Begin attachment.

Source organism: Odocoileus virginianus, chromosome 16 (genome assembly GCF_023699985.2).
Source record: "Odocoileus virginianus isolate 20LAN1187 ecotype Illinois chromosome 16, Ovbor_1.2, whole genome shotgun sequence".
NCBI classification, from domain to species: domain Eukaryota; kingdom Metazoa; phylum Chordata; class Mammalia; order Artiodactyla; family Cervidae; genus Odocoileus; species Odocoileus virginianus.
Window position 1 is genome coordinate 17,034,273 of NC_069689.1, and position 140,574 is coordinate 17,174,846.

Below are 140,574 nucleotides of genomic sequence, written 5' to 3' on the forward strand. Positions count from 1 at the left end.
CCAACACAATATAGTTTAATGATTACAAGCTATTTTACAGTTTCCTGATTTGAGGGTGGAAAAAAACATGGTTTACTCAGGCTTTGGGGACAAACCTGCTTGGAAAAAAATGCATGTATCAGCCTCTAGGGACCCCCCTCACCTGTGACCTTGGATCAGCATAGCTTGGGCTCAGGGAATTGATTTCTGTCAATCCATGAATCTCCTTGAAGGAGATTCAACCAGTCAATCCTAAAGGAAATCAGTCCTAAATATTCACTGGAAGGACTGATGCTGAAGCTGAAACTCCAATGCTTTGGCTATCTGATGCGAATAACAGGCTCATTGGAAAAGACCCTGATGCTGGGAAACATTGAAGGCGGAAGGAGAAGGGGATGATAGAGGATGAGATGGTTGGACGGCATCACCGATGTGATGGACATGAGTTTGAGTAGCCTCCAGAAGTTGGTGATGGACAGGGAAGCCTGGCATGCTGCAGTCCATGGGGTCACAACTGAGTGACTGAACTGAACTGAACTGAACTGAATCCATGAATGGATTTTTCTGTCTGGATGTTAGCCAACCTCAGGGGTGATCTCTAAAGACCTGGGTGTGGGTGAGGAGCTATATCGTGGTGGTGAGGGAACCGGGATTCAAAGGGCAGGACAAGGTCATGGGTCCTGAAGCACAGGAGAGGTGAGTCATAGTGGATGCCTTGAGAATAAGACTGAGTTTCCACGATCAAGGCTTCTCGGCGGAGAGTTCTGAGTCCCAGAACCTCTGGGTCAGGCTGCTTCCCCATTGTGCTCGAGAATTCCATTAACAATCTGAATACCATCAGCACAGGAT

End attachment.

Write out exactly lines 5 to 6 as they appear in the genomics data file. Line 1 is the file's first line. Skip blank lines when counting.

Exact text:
Below are 140,574 nucleotides of genomic sequence, written 5' to 3' on the forward strand. Positions count from 1 at the left end.
CCAACACAATATAGTTTAATGATTACAAGCTATTTTACAGTTTCCTGATTTGAGGGTGGAAAAAAACATGGTTTACTCAGGCTTTGGGGACAAACCTGCTTGGAAAAAAATGCATGTATCAGCCTCTAGGGACCCCCCTCACCTGTGACCTTGGATCAGCATAGCTTGGGCTCAGGGAATTGATTTCTGTCAATCCATGAATCTCCTTGAAGGAGATTCAACCAGTCAATCCTAAAGGAAATCAGTCCTAAATATTCACTGGAAGGACTGATGCTGAAGCTGAAACTCCAATGCTTTGGCTATCTGATGCGAATAACAGGCTCATTGGAAAAGACCCTGATGCTGGGAAACATTGAAGGCGGAAGGAGAAGGGGATGATAGAGGATGAGATGGTTGGACGGCATCACCGATGTGATGGACATGAGTTTGAGTAGCCTCCAGAAGTTGGTGATGGACAGGGAAGCCTGGCATGCTGCAGTCCATGGGGTCACAACTGAGTGACTGAACTGAACTGAACTGAACTGAATCCATGAATGGATTTTTCTGTCTGGATGTTAGCCAACCTCAGGGGTGATCTCTAAAGACCTGGGTGTGGGTGAGGAGCTATATCGTGGTGGTGAGGGAACCGGGATTCAAAGGGCAGGACAAGGTCATGGGTCCTGAAGCACAGGAGAGGTGAGTCATAGTGGATGCCTTGAGAATAAGACTGAGTTTCCACGATCAAGGCTTCTCGGCGGAGAGTTCTGAGTCCCAGAACCTCTGGGTCAGGCTGCTTCCCCATTGTGCTCGAGAATTCCATTAACAATCTGAATACCATCAGCACAGGAT